How is anal fissure treated?
At least 50% of anal fissures heal on their own, without the need for surgery. However, the longer an anal fissure remains, the less likely it will be to heal on its own.
Many times, acute anal fissures heal on their own naturally, with good anal hygiene. This means a good cleaning after each bowel movement or filling the area with plenty of lukewarm water.
The use of sitz baths (soaking the anus in plain warm water for 20 minutes, several times a day) helps relieve the symptoms of an anal fissure, but cannot really help the healing process. Applying hydrocortisone topically to the folds of the anus several times a day helps relieve symptoms but slows down the healing process.
A high fiber, well-balanced diet as well as regular defecations offer significant help in the treatment of anal fissure.
Attempts have been made to treat with chemical sphincterotomy, using a wide range of agents including nitric oxide and botulinum toxin. The goal of the treatment is to reduce ischemia by reducing pressure on the rest of the anus and improving blood supply to the mucosa. It is taken for granted that the fissure is characterized by spasm of the internal sphincter of the anus and reduction of mucosal blood flow.
It has been shown that topical application of nitrates reduces pressure on the anal sphincter and improves blood flow to the anal skin. This dual action results in the treatment of anal fissures in more than 50% of patients. The main side effect is headache in 20%-100% of cases.
It has also been shown that local injection of botulinum toxin near the anal sphincter causes denervation, muscle weakness of the sphincter and a decrease in pressure on the rest of the anal sphincter. Which allows the anal fissure to heal. Healing of the anal fussure occurs in more than 60% of patients. The main side effect is, on the one hand, gas and/or fecal incontinence, which lasts up to two months in 2% to 21% of cases, and on the other hand, the possibility of needing a second and third infusion.
What about the surgical treatment of anal fissures
When surgical excision is required, the chronic anal stretch marks are removed along with the papilloma, and adjacent crypts from the underlying muscle. Also, the internal and external hemorrhoids associated with the anal fissure are removed. Usually, the scar tissue in the posterior quadrant of the anus is completely uncovered.
The criteria for excision of anal fissures are: a) long duration and b) association with other rectal diseases such as hemorrhoids, mucosal prolapse, Proctitis/Ulcerations/Inflammatory Bowel Disease, Cryptitis, Abscesses, Fistula, Hypertrophied Papillae, anal tags, polyps, Stricture/Stenosis etc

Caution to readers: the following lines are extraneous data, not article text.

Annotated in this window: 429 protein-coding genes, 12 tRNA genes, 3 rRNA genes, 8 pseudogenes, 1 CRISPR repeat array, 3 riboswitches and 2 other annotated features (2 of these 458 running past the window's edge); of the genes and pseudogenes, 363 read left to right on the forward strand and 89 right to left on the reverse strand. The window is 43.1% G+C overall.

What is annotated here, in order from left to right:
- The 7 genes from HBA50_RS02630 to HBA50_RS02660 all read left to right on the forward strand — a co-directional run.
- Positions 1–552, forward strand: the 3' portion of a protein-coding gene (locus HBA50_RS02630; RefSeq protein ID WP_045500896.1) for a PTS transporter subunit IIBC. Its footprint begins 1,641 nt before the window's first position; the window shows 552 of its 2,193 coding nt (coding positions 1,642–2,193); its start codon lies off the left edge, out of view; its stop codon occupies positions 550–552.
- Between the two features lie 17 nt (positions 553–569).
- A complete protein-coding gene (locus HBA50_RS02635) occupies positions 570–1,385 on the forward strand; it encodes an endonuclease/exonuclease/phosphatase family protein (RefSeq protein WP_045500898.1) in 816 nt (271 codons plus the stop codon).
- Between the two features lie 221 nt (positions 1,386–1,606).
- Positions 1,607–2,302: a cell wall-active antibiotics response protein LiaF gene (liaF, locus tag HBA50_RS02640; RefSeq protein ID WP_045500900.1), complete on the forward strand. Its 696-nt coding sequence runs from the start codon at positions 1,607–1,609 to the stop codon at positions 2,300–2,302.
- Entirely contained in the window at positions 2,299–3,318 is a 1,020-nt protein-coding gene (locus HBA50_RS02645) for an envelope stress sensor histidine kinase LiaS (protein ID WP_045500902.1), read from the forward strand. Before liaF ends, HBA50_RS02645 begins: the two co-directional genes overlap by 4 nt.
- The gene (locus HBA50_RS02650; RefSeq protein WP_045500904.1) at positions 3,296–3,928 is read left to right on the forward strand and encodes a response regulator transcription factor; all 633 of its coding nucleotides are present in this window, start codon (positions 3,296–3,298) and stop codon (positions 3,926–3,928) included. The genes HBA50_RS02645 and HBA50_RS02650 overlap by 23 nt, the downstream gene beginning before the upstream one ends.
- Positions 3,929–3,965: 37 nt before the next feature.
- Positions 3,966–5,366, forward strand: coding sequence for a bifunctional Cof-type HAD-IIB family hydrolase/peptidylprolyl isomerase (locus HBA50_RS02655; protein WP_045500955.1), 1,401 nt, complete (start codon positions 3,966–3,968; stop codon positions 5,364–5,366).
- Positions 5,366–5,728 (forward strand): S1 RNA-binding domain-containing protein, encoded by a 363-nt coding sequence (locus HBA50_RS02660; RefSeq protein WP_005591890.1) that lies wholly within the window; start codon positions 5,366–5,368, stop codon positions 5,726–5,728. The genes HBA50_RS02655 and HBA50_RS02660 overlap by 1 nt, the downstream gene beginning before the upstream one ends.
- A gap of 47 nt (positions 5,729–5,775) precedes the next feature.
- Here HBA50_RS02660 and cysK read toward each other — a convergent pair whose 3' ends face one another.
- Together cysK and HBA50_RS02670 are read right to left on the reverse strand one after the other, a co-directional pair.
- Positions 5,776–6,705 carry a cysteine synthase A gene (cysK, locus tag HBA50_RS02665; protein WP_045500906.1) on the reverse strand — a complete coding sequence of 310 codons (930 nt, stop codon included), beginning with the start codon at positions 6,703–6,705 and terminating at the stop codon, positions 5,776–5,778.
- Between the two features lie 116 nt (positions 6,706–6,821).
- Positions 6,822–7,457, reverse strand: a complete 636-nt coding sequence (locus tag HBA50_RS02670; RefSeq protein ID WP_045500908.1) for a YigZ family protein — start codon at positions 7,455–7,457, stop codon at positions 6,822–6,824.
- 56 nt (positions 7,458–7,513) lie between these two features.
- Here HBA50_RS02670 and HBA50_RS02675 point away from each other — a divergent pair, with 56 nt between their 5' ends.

Sometimes anal dilation is performed to smoothly interrupt the continuity of scar tissue at the base of the anal fissure. Other times cauterization with laser, electrosurgery or a chemical such as silver nitrate is used to expose or resurface the base of the anal fissure. In this way, we encourage new tissue growth and healing of the anal fissure.
Other surgeons use partial internal – lateral sphincterotomy. This surgery consists of a small operation to cut a part of the anal muscle. This helps the anal fissure heal by preventing pain and spasm, which is directly related to healing. By cutting this muscle, we rarely interfere with the ability to control bowel movements.
The choice of surgical technique to treat anal fissures depends on the experience of the colorectal surgeon.
The technique that we choose as the most appropriate for the treatment of anal fissures is laser electrocoagulation of the fissure and its margins, leaving the internal sphincter virtually intact. By these means, we destroy scarred tissue and give the tissue a chance to heal gradually from the bottom to the top of the anal ulcer of the fissure. The patients recover uneventfully and are discharged on the same day.
In Proctoclinic, we have used this laser technique to treat more than 200 patients with anal fissure. All patients experienced immediate improvement and achieved healing of their fissure within one month. We had no case of recurrence of the fissure and all patients remained in excellent condition at their subsequent visits. No complications and no cases of incontinence were observed.